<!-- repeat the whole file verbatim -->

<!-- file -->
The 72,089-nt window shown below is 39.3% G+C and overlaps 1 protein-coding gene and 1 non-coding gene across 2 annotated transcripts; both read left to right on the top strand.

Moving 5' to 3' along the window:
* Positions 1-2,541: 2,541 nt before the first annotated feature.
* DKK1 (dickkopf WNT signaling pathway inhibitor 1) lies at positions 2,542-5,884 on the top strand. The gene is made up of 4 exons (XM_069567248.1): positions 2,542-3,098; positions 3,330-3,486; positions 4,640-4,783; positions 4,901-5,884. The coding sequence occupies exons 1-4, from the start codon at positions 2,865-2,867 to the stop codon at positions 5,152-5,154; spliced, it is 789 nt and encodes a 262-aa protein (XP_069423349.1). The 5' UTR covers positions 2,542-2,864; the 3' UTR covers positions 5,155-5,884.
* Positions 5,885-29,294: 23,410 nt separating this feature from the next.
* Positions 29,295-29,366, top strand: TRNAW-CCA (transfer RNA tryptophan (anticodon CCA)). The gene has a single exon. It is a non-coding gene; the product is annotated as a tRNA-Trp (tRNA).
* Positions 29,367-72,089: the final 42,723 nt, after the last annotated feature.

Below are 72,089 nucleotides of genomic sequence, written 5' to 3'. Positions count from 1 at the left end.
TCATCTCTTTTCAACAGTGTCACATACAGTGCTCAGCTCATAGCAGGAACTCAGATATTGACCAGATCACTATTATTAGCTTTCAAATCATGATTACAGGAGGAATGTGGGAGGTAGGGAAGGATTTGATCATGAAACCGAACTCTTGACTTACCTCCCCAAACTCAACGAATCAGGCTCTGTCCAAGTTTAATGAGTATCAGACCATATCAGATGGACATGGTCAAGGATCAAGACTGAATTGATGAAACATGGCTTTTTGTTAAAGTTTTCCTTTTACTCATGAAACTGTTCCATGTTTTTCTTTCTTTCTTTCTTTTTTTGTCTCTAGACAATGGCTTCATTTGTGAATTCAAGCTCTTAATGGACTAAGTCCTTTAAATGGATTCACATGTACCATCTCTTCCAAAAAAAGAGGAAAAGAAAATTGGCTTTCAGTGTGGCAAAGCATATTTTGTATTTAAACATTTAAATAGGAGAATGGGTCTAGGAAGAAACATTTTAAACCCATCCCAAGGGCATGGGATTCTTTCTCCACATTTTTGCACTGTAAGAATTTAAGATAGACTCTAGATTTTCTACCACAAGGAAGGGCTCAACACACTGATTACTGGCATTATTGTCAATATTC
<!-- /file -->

The 72,089-nt window shown below is 39.3% G+C and overlaps 1 protein-coding gene and 1 non-coding gene across 2 annotated transcripts; both read left to right on the top strand.

Moving 5' to 3' along the window:
* Positions 1-2,541: 2,541 nt before the first annotated feature.
* DKK1 (dickkopf WNT signaling pathway inhibitor 1) lies at positions 2,542-5,884 on the top strand. The gene is made up of 4 exons (XM_069567248.1): positions 2,542-3,098; positions 3,330-3,486; positions 4,640-4,783; positions 4,901-5,884. The coding sequence occupies exons 1-4, from the start codon at positions 2,865-2,867 to the stop codon at positions 5,152-5,154; spliced, it is 789 nt and encodes a 262-aa protein (XP_069423349.1). The 5' UTR covers positions 2,542-2,864; the 3' UTR covers positions 5,155-5,884.
* Positions 5,885-29,294: 23,410 nt separating this feature from the next.
* Positions 29,295-29,366, top strand: TRNAW-CCA (transfer RNA tryptophan (anticodon CCA)). The gene has a single exon. It is a non-coding gene; the product is annotated as a tRNA-Trp (tRNA).
* Positions 29,367-72,089: the final 42,723 nt, after the last annotated feature.

Below are 72,089 nucleotides of genomic sequence, written 5' to 3'. Positions count from 1 at the left end.
TCATCTCTTTTCAACAGTGTCACATACAGTGCTCAGCTCATAGCAGGAACTCAGATATTGACCAGATCACTATTATTAGCTTTCAAATCATGATTACAGGAGGAATGTGGGAGGTAGGGAAGGATTTGATCATGAAACCGAACTCTTGACTTACCTCCCCAAACTCAACGAATCAGGCTCTGTCCAAGTTTAATGAGTATCAGACCATATCAGATGGACATGGTCAAGGATCAAGACTGAATTGATGAAACATGGCTTTTTGTTAAAGTTTTCCTTTTACTCATGAAACTGTTCCATGTTTTTCTTTCTTTCTTTCTTTTTTTGTCTCTAGACAATGGCTTCATTTGTGAATTCAAGCTCTTAATGGACTAAGTCCTTTAAATGGATTCACATGTACCATCTCTTCCAAAAAAAGAGGAAAAGAAAATTGGCTTTCAGTGTGGCAAAGCATATTTTGTATTTAAACATTTAAATAGGAGAATGGGTCTAGGAAGAAACATTTTAAACCCATCCCAAGGGCATGGGATTCTTTCTCCACATTTTTGCACTGTAAGAATTTAAGATAGACTCTAGATTTTCTACCACAAGGAAGGGCTCAACACACTGATTACTGGCATTATTGTCAATATTC